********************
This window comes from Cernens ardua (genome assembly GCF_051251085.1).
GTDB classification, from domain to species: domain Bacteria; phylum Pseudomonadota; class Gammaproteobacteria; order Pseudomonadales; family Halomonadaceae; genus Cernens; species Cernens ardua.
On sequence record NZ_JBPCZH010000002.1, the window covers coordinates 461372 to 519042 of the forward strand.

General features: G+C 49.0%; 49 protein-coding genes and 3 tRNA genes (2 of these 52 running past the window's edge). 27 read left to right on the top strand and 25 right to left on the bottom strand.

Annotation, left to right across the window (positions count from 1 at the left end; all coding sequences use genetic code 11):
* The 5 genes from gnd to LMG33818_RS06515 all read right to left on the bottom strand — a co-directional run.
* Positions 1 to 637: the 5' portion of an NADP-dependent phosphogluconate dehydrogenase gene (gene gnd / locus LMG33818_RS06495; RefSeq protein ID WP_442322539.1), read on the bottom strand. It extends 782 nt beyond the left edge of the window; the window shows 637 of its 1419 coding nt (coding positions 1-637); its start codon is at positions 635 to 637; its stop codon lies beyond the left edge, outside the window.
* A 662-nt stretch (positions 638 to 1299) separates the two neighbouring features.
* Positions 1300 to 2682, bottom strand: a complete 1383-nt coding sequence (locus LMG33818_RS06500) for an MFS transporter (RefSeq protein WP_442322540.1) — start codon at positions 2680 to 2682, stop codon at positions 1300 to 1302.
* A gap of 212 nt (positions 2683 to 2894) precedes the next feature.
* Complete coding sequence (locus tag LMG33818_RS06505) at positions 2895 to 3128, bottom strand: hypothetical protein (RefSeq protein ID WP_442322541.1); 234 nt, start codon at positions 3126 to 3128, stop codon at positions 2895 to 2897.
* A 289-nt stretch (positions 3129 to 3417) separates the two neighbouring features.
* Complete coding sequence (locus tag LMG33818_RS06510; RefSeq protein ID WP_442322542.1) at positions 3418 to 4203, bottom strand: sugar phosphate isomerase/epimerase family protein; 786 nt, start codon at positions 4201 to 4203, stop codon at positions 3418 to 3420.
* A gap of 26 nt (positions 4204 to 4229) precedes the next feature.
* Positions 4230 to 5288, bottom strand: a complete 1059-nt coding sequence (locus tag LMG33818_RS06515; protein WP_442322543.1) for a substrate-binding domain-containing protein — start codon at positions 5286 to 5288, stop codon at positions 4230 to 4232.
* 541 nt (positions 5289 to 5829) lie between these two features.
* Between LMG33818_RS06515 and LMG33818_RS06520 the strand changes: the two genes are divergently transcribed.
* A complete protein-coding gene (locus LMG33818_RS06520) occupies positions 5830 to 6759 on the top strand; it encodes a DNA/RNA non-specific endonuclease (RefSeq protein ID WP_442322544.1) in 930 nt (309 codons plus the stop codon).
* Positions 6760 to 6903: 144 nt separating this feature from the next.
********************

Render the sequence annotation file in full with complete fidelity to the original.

This window comes from Cernens ardua (genome assembly GCF_051251085.1).
GTDB classification, from domain to species: domain Bacteria; phylum Pseudomonadota; class Gammaproteobacteria; order Pseudomonadales; family Halomonadaceae; genus Cernens; species Cernens ardua.
On sequence record NZ_JBPCZH010000002.1, the window covers coordinates 461372 to 519042 of the forward strand.

General features: G+C 49.0%; 49 protein-coding genes and 3 tRNA genes (2 of these 52 running past the window's edge). 27 read left to right on the top strand and 25 right to left on the bottom strand.

Annotation, left to right across the window (positions count from 1 at the left end; all coding sequences use genetic code 11):
* The 5 genes from gnd to LMG33818_RS06515 all read right to left on the bottom strand — a co-directional run.
* Positions 1 to 637: the 5' portion of an NADP-dependent phosphogluconate dehydrogenase gene (gene gnd / locus LMG33818_RS06495; RefSeq protein ID WP_442322539.1), read on the bottom strand. It extends 782 nt beyond the left edge of the window; the window shows 637 of its 1419 coding nt (coding positions 1-637); its start codon is at positions 635 to 637; its stop codon lies beyond the left edge, outside the window.
* A 662-nt stretch (positions 638 to 1299) separates the two neighbouring features.
* Positions 1300 to 2682, bottom strand: a complete 1383-nt coding sequence (locus LMG33818_RS06500) for an MFS transporter (RefSeq protein WP_442322540.1) — start codon at positions 2680 to 2682, stop codon at positions 1300 to 1302.
* A gap of 212 nt (positions 2683 to 2894) precedes the next feature.
* Complete coding sequence (locus tag LMG33818_RS06505) at positions 2895 to 3128, bottom strand: hypothetical protein (RefSeq protein ID WP_442322541.1); 234 nt, start codon at positions 3126 to 3128, stop codon at positions 2895 to 2897.
* A 289-nt stretch (positions 3129 to 3417) separates the two neighbouring features.
* Complete coding sequence (locus tag LMG33818_RS06510; RefSeq protein ID WP_442322542.1) at positions 3418 to 4203, bottom strand: sugar phosphate isomerase/epimerase family protein; 786 nt, start codon at positions 4201 to 4203, stop codon at positions 3418 to 3420.
* A gap of 26 nt (positions 4204 to 4229) precedes the next feature.
* Positions 4230 to 5288, bottom strand: a complete 1059-nt coding sequence (locus tag LMG33818_RS06515; protein WP_442322543.1) for a substrate-binding domain-containing protein — start codon at positions 5286 to 5288, stop codon at positions 4230 to 4232.
* 541 nt (positions 5289 to 5829) lie between these two features.
* Between LMG33818_RS06515 and LMG33818_RS06520 the strand changes: the two genes are divergently transcribed.
* A complete protein-coding gene (locus LMG33818_RS06520) occupies positions 5830 to 6759 on the top strand; it encodes a DNA/RNA non-specific endonuclease (RefSeq protein ID WP_442322544.1) in 930 nt (309 codons plus the stop codon).
* Positions 6760 to 6903: 144 nt separating this feature from the next.